The Bermuda brand is back! That's the great news GardenSite partner Andrew Hall has received from Bob Meacham, National Accounts Manager for the new owners Evolution Aqua.
This guide will help you to maintain your freshwater tropical or cold water fish tank with complete ease and set up a regular routine which is simple to stick to.
Once your aquarium has become established you will have to carry out maintenance to keep it looking beautiful and to keep the livestock healthy (and happy too).
I've split the maintenance schedules into different time frames which are: daily, weekly, every two weeks, monthly and yearly. The reason there are different timescales on certain types of maintenance is because some need to be done each day whereas others will only need to be carried out once per year.
Checking your fish tank daily requires only very basic checks but it's vitally important you do them, as this can prevent issues which could cause much more work and problems such as fish losses at a later date.
First things first will be to check your fish on a daily basis, the easiest way is to just have a look at them when feeding. Check that they're all still there and they're acting in a normal way and not behaving strangely. If you do spot any dead fish then remove them instantly as they can pollute the aquarium if left in the water.
Have a look at your equipment to ensure it's working correctly, see if the aquarium filter is flowing at its usual speed as a blocked filter could lead to fish fatalities. Check the heater is heating the water to the correct temperature. To do this just use a permanent thermometer and glance at it daily.
Weekly checks are a little more in depth than daily but will still not take up much time.
Testing the water on a weekly basis gives enough time for small changes but you'll catch them early preventing any more serious problems like a pH level which is off the scale. We advise that you record your results so that you can see the changes that take place.
If you want to perform weekly water changes then you can do this by removing 10% of the water, preferably with a gravel vacuum if you have gravel which removes the debris from underneath it. When you replace the water use a dechlorinator to protect your fish and filters, as chlorine in the water can damage fish and kill any beneficial bacteria in your filter too. You can also perform a 20% water change every 2 weeks if you'd prefer.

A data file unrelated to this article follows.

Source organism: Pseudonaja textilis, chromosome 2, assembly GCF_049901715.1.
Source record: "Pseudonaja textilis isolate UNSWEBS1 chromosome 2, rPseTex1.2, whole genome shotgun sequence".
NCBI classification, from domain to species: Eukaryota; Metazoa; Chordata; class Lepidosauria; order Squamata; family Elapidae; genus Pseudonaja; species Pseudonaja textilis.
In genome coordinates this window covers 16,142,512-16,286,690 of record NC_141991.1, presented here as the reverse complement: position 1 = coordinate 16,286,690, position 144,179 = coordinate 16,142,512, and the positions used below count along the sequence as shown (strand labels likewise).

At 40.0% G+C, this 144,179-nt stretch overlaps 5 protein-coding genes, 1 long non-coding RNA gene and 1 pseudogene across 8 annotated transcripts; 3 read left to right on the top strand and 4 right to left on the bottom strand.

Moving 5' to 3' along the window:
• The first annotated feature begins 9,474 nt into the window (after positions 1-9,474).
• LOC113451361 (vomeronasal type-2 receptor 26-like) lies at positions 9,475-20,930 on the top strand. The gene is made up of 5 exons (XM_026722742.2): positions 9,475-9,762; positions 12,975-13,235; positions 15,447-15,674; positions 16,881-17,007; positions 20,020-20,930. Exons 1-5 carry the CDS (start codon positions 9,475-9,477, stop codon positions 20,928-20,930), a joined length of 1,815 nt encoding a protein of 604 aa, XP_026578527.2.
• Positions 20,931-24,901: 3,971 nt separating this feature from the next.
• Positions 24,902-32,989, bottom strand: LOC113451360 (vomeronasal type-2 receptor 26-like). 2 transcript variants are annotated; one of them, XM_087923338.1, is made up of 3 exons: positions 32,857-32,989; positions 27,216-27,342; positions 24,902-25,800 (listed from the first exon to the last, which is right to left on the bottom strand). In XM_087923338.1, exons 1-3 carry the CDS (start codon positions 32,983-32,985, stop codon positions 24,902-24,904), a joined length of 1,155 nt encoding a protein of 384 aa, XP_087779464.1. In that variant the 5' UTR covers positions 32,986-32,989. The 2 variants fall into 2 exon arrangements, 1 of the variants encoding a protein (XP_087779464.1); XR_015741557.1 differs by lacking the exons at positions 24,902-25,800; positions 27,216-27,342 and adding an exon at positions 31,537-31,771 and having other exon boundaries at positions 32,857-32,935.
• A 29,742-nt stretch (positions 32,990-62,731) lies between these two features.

Try to remove any algae build up from your glass with an algae pad or scaper, however small it is. If you don't then it can become much tougher and this means you need to perform a more rigorous clean which can stress fish out. Polish the outside of the tank without using chemicals to prevent limescale build up and the tank will also look great.
Maintenance performed every two weeks is more important as this includes cleaning filters, larger water changes and equipment maintenance.
Internal aquarium filters get blocked quicker than an external filter so they'll need cleaning every two weeks, using water from your aquarium clean the foams and filter media from the filter, you're not trying to have them looking spotless but rather remove waste that could block the filter. The reason for cleaning using water from the tank is that this will be matured and not have chlorine in, you should never clean filters under the tap, unless you're starting from scratch.
The above is a good reason to perform 20% water changes every two weeks as opposed to weekly 10% changes, but of course the preference is yours at the end of the day.
You should also take the opportunity to clean the filter and its impeller to remove any uneaten foods, waste etc. which could cause a blockage, a filter which isn't working could lead to extreme nitrite levels which mean fish losses.
If you have an external aquarium filter you will be able to clean this out monthly rather than every 2 weeks. This is also a great time to clean the impeller and the same rules apply, do not clean under the tap and use water taken from your tank to protect and preserve beneficial bacteria.
Check hoses on your external filter for blockages and have a look to see that the flow is as it should be.
Have a look at the best before date on your fish foods, if it's passed this could mean nutrients will have diminished, which means your fish will be getting food and no benefits from the food like improved energy, growth, colours or anything else. Throw old food away and buy something with a good length of date on it.
There isn't much you'll need to do each year if you're covering the previous maintenance instructions. The one thing which I'd advise is that you change your bulbs if using flourescent lamps, especially for planted tanks as you will not be able to notice but the intensity of the light will not be optimal for plant growth.
With high winds increasingly affecting most parts of Britain, many people are likely to be contacting their insurance companies regarding damage caused to sheds, greenhouses, fences and other garden property. Robert Hall explains how GardenSite can help with an insurance quote and claim.
With gardens becoming smaller, neighbours closer and roads busier, we all suffer from different types of noise pollution. But, as Andy Taylor reports, Forest have now come up with a new kind of fencing that minimizes this nuisance.
Although gardening activity in February may not be so frenetic as during the summer months, there's still plenty to be done and Spring is just around the corner. Nathan James Dodd suggests the jobs you should be tackling in the garden this month.
Dan Everton helps you look after your pond during the February with some tips on the precautions you can take to avoid the water freezing over, and advice on keeping fish at this time of the year.